Students statewide walkout, gather at Capitol to protest gun violence
April 20, 2018
“I am here today because I am sick of the unprecedented trend of gun violence that’s happening across the nation,” said junior Ben Phi, who was one of the speakers at today’s protest.
The protest, organized in part by freshman Isra Hirsi from South, was a gathering of schools statewide to advocate against gun violence. Students crowded the three tiers of steps at the entrance of the capitol, where chants were led followed by speeches made by primarily highschool students.
Before arriving at the capitol at 1p.m., many schools held a walkout, where students left their classes and boarded busses that would bring them to the larger assembly. Sophomore Jakayla Spikes, from Coon Rapids high school, explained she came to the protest to, “protest against gun violence because it’s really bad, and we need to stop it.”
While the focus of the protest was surrounding school shootings, the topic of gun violence disproportionately affecting people and communities of color was brought up. “I am also sick of the ways in which the gun violence prevention movement has been whitewashed, by say, the Parkland highschool students,” said Phi.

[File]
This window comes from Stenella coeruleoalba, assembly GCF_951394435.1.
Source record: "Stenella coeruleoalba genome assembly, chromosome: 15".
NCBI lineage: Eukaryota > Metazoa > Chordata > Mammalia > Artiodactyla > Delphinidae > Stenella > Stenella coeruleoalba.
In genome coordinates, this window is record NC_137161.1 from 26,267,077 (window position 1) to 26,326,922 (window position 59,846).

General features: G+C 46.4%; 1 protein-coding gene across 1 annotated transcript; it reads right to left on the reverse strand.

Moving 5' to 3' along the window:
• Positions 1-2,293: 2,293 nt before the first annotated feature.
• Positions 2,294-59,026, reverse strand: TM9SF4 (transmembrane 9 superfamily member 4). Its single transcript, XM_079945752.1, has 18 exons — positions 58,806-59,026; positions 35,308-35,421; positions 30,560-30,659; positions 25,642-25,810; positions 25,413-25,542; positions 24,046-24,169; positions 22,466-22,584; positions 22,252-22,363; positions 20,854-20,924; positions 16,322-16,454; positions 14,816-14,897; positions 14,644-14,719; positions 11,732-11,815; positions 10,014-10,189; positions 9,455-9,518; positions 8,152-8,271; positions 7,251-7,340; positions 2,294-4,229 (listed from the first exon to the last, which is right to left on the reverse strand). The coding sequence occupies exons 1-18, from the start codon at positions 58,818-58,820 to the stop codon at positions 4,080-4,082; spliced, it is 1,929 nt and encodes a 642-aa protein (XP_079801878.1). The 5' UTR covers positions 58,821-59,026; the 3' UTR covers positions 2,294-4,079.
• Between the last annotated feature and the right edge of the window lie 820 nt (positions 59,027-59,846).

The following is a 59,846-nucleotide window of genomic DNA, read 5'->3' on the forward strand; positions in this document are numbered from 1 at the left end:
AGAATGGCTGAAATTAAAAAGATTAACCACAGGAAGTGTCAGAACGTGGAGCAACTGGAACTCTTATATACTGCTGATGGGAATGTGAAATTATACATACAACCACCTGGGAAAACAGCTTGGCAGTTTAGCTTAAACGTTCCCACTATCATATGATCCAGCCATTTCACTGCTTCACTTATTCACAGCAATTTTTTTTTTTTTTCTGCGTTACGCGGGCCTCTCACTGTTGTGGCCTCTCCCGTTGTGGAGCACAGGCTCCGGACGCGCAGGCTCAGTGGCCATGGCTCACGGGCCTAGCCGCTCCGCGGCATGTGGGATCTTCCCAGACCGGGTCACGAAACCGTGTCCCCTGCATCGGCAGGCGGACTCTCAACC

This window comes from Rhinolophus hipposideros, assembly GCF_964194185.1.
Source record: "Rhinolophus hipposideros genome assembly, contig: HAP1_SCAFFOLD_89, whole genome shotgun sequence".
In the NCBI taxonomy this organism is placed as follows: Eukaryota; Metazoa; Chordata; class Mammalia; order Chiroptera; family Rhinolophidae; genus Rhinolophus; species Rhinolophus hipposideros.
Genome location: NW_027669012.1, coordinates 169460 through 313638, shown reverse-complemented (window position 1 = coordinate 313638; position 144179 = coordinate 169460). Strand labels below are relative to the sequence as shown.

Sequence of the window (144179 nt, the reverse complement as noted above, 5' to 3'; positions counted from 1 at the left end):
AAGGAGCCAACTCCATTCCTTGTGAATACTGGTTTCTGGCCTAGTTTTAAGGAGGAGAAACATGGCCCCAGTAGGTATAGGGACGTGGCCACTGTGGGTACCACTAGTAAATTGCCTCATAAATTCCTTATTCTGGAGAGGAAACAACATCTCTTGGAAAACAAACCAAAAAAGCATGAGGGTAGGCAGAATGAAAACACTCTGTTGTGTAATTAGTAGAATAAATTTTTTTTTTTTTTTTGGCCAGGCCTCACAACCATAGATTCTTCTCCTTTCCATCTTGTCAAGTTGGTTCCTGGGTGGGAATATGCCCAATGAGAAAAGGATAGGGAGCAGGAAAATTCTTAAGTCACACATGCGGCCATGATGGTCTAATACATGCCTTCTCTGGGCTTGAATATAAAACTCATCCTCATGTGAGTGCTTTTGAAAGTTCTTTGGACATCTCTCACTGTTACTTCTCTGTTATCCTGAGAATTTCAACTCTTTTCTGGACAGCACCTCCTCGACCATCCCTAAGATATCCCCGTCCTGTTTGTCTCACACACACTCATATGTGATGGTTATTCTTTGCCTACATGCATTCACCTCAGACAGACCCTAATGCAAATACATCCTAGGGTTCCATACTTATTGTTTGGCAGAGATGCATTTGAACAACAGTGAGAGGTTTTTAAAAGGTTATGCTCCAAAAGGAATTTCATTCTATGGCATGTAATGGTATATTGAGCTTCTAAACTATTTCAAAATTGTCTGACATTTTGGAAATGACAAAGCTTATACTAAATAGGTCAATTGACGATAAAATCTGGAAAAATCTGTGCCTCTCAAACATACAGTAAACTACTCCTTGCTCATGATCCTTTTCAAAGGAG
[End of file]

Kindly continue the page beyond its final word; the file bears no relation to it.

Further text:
The chants ranged from, “What do we want? Gun control! When do we want it? Now!” to, “Hey hey, ho ho, the NRA has got to go” and finally, “Black lives matter!”.
Phi explained that to them, having an effective movement against gun violence means “forefronting leadership that allows people of color to be at media events, at rallies, at protests,” and people need to make sure that, “the demands of the gun violence prevention movement are congruent with what is needed in these communities of color.”
Moving forward, Ellie Barnett-Cashman, a freshman who helped organize South’s walkout, hopes that there will be serious gun reform, including a ban on assault rifles.
“Legislators definitely need to get a lot more involved, because I think they’ve been trying to put on the good guy act…but then not make any changes,” said Barnett-Cashman.
“I think [the protest] is going to make a mark on how gun legislation carries out..We need to work on a level of addressing the mindset around guns, before we can start making policy actions,” said Phi.
The process of organizing the protest took two months, according to Hirsi. “It was really hard getting in contact with as many schools as we did..We got in touch with about 60 plus [schools]…across the state.” Hirsi explained that overall, they had a lot more attendees than expected.
Barnett-Cashman explained she attended the protest because “although I may feel safe in my school at South, there are so many people who everyday fear going to school, an fear what may happen when they enter the building….I’m here to fight for them and for everyone who has been affected by gun violence.”